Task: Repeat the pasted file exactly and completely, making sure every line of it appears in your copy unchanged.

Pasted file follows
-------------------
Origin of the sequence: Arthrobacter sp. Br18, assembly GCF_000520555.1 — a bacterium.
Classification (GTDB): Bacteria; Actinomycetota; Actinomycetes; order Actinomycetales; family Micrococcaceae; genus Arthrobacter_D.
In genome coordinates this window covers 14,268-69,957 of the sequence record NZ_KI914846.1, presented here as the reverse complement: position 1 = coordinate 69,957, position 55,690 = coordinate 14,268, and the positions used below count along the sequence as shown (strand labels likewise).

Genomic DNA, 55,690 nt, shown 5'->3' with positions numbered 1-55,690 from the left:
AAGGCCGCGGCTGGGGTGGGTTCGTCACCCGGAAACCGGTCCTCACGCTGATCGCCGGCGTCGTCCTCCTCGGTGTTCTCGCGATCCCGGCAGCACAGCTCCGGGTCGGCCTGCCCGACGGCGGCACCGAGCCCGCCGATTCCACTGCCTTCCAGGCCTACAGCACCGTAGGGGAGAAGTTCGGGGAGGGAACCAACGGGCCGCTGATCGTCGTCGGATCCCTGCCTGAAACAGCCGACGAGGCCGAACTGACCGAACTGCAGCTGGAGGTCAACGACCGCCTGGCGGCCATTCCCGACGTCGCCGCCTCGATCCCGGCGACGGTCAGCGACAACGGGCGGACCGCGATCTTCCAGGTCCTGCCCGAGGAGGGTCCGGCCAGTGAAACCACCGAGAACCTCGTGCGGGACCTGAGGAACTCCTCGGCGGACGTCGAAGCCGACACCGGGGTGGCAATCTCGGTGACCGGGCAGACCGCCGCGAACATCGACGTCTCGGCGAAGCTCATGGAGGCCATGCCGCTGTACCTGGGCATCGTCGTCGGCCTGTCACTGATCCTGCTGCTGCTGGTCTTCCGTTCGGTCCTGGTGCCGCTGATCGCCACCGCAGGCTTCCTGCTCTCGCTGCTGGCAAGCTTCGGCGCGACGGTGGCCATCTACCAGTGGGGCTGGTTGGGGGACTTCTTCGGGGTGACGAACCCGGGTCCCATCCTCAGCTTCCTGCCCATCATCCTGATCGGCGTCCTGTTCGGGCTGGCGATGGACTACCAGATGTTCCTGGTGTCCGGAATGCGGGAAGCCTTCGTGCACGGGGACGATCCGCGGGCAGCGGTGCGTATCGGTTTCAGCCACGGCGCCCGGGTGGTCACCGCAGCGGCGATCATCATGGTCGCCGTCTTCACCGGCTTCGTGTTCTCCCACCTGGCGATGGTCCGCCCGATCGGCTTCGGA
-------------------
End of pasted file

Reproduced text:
Origin of the sequence: Arthrobacter sp. Br18, assembly GCF_000520555.1 — a bacterium.
Classification (GTDB): Bacteria; Actinomycetota; Actinomycetes; order Actinomycetales; family Micrococcaceae; genus Arthrobacter_D.
In genome coordinates this window covers 14,268-69,957 of the sequence record NZ_KI914846.1, presented here as the reverse complement: position 1 = coordinate 69,957, position 55,690 = coordinate 14,268, and the positions used below count along the sequence as shown (strand labels likewise).

Genomic DNA, 55,690 nt, shown 5'->3' with positions numbered 1-55,690 from the left:
AAGGCCGCGGCTGGGGTGGGTTCGTCACCCGGAAACCGGTCCTCACGCTGATCGCCGGCGTCGTCCTCCTCGGTGTTCTCGCGATCCCGGCAGCACAGCTCCGGGTCGGCCTGCCCGACGGCGGCACCGAGCCCGCCGATTCCACTGCCTTCCAGGCCTACAGCACCGTAGGGGAGAAGTTCGGGGAGGGAACCAACGGGCCGCTGATCGTCGTCGGATCCCTGCCTGAAACAGCCGACGAGGCCGAACTGACCGAACTGCAGCTGGAGGTCAACGACCGCCTGGCGGCCATTCCCGACGTCGCCGCCTCGATCCCGGCGACGGTCAGCGACAACGGGCGGACCGCGATCTTCCAGGTCCTGCCCGAGGAGGGTCCGGCCAGTGAAACCACCGAGAACCTCGTGCGGGACCTGAGGAACTCCTCGGCGGACGTCGAAGCCGACACCGGGGTGGCAATCTCGGTGACCGGGCAGACCGCCGCGAACATCGACGTCTCGGCGAAGCTCATGGAGGCCATGCCGCTGTACCTGGGCATCGTCGTCGGCCTGTCACTGATCCTGCTGCTGCTGGTCTTCCGTTCGGTCCTGGTGCCGCTGATCGCCACCGCAGGCTTCCTGCTCTCGCTGCTGGCAAGCTTCGGCGCGACGGTGGCCATCTACCAGTGGGGCTGGTTGGGGGACTTCTTCGGGGTGACGAACCCGGGTCCCATCCTCAGCTTCCTGCCCATCATCCTGATCGGCGTCCTGTTCGGGCTGGCGATGGACTACCAGATGTTCCTGGTGTCCGGAATGCGGGAAGCCTTCGTGCACGGGGACGATCCGCGGGCAGCGGTGCGTATCGGTTTCAGCCACGGCGCCCGGGTGGTCACCGCAGCGGCGATCATCATGGTCGCCGTCTTCACCGGCTTCGTGTTCTCCCACCTGGCGATGGTCCGCCCGATCGGCTTCGGA